Australia have made 6 world cup final appearances and have won the Cricket World Cup four times in total; 1987, 1999, 2003 & 2007. Australia have also won the ICC Champions Trophy twice in 2006 and in 2009 making them the first and the only team to become Back to Back champions in the Champions Trophy tournaments. Australia also have been the ICC U19 Cricket World Cup champions (Under 19 Cricket World Cup) in 1988, 2002 and 2010. Australia were runners-up in the ICC World Twenty20 in 2010 (which was won by England).

Australia reconfirmed them the best and world's number one cricket player beating India in the World Cup final here in Johannesburg. India’s World Cup dreams were shattered by a savage batting assault from holders Australia who reaffirmed their status as the best one-day side with a comprehensive victory in the final on Sunday, March 23, 2003 for a record third title.

The 2003 Cricket World Cup (Official name: ICC Cricket World Cup 2003) was the eighth edition of the tournament and was played in South Africa from 9 February to 24 March. 2003 was the first time that the Cricket World Cup was held in Africa. The tournament featured 14 teams and 54 matches, the most in the tournament history up to that time.
Ponting hit eight sixes and his total of 140 not out is the highest score in a World Cup final
Australia won the match which was the 3rd win for them in the world cup held at Wanderers Stadium, Johannesburg, South Africa on 23rd March 2003.

India won the toss, and Ganguly, slightly strangely, asked Australia to bat, hoping to take advantage of a pitch left damp by dew and rain. On a lively Wanderers Stadium pitch, the Australian openers took advantage of very wayward Indian opening bowlers to get off to a flying start.

Adam Gilchrist (57 from 48 balls, 8 fours, 1 six) and Matthew Hayden (37 from 54 balls, 5 fours) shared an opening partnership of 105 runs in 14 overs, forcing Ganguly to bring on the spinners unusually early. The change of pace brought wickets with Adam Gilchrist, who had been swinging at everything, holing out off a sweep shot from the bowling of Harbhajan Singh. Matthew Hayden, looking somewhat better than he had throughout the tournament, soon followed for 37, leaving Australia at 2/125.
Smiling Ponting holding world cup trophy 2003 
Captain Ricky Ponting (140 from 121 balls, 4 fours, 8 sixes) and Damien Martyn (88 from 84 balls, 7 fours, 1 six) (playing with a broken thumb) then completed a partnership of 234 runs in 30.1 overs, an Australian record for one-day cricket. Ponting and Martyn started efficiently, putting away bad balls but mostly keeping the scoring going with good running, then letting loose in the last ten overs, taking 109 from them. Ponting in particular dispatched the bowling over the fence with fearsome regularity in scoring 8 sixes, the most from one batsman in any World Cup match at the time. The final Australian total of 359 (2 wickets, 50 overs), at a run rate of 7.18 runs an over, was their second highest ever in ODI history.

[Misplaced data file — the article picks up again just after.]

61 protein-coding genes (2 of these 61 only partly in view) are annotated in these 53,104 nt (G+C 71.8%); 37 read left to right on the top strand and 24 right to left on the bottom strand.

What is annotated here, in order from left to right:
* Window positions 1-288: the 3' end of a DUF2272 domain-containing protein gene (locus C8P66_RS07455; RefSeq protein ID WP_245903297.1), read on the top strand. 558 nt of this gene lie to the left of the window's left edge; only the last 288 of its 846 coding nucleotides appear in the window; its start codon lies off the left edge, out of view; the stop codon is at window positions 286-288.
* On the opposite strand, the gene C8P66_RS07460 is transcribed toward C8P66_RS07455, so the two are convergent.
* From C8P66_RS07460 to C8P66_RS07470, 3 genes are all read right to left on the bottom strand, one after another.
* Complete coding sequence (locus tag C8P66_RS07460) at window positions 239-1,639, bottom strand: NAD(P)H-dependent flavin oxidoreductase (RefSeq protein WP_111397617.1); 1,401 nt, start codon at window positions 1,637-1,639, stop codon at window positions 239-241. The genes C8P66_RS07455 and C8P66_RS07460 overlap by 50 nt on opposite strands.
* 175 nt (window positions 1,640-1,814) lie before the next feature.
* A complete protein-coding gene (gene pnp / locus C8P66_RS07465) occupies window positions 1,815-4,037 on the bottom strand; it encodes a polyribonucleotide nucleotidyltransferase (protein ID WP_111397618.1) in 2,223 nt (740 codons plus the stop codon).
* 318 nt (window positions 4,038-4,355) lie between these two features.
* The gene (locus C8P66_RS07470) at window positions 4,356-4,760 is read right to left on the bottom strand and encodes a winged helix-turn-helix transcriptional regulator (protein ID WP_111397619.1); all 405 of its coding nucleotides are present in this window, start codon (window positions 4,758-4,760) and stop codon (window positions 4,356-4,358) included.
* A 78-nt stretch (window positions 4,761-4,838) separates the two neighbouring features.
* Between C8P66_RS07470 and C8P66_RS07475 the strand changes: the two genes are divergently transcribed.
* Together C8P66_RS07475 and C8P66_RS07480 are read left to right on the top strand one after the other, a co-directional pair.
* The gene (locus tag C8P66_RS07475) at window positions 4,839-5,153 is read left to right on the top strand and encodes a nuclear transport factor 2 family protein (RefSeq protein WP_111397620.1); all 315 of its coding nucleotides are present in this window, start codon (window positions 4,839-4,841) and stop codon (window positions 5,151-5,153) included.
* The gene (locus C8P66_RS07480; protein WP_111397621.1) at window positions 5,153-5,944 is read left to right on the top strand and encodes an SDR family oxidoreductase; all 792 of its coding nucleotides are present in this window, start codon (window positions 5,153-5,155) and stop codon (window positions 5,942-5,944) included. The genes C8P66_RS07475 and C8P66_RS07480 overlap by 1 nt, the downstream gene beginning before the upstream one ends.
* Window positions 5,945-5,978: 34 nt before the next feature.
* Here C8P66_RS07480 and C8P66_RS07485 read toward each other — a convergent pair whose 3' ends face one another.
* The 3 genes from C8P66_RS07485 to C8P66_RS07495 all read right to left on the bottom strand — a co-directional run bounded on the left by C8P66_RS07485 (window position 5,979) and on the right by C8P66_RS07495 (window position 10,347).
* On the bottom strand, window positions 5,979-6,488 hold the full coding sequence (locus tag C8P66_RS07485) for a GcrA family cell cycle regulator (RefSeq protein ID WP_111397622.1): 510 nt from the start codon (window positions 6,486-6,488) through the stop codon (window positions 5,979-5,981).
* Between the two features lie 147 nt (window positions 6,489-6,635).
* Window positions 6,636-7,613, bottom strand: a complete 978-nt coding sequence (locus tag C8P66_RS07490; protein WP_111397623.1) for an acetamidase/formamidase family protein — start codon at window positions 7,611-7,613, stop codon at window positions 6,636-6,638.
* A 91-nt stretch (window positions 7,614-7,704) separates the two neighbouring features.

India's colossal run chase was made even more difficult after their trump card, Sachin Tendulkar, was out in the first over after skying a pull shot, Glenn McGrath completing the caught and bowled.

India's batsmen continued to throw wickets away in the chase as the run rate crept up past 7 an over, and they were finally bowled out for 234 (all out, 39.2 overs) at a run rate of 5.97 runs an over giving Australia an emphatic victory by a record margin (in World Cup finals thus far) of 125 runs, underlining their dominance of the tournament. Ponting was named "Man Of The Match", and Sachin Tendulkar, for his demolition of bowling attacks, was named "Player of the Series."

Australian captain Ricky Ponting holds the World Cup Trophy 2003 after defeating India in the finals in Johannesburg on March 23, 2003.

The final of the 1999 Cricket World Cup was played in Lord's, London on 20 June, 1999. This was fourth time when Lord's hosted the final of a Cricket World Cup, the last ones being in 1975, 1979 and 1983. Australia cricket team won their second title by defeating Pakistan by 8 wickets in the final. Shane Warne was declared Man of the Match.

In the one sided final match, Pakistan was shattered within 132 runs playing 39 overs and losing all wickets  while Aussies scored 133 for 2 playing 20.1 overs only.

The 1999 Cricket World Cup, the seventh edition of the tournament, was hosted primarily by England, but Ireland, Wales, Scotland and the Netherlands also hosted some games. New Zealand and South Africa were the other semifinalists.

Australian Captain Steve Waugh holding World Cup Championship Trophy 1999

After a high drama and emotion-draining excitement of the semi-final between Australia and South Africa, everybody expected the final match of the cricket World Cup to achieve similar peaks of sporting performance. The closing contest between Australia and Pakistan, however, was so much of an anti-climax that it almost registered as a non-event.

The match was over with two hours to spare and those spectators, especially Pakistanis, who had paid up to 500 pounds for a black market ticket at Lords felt very disappointed.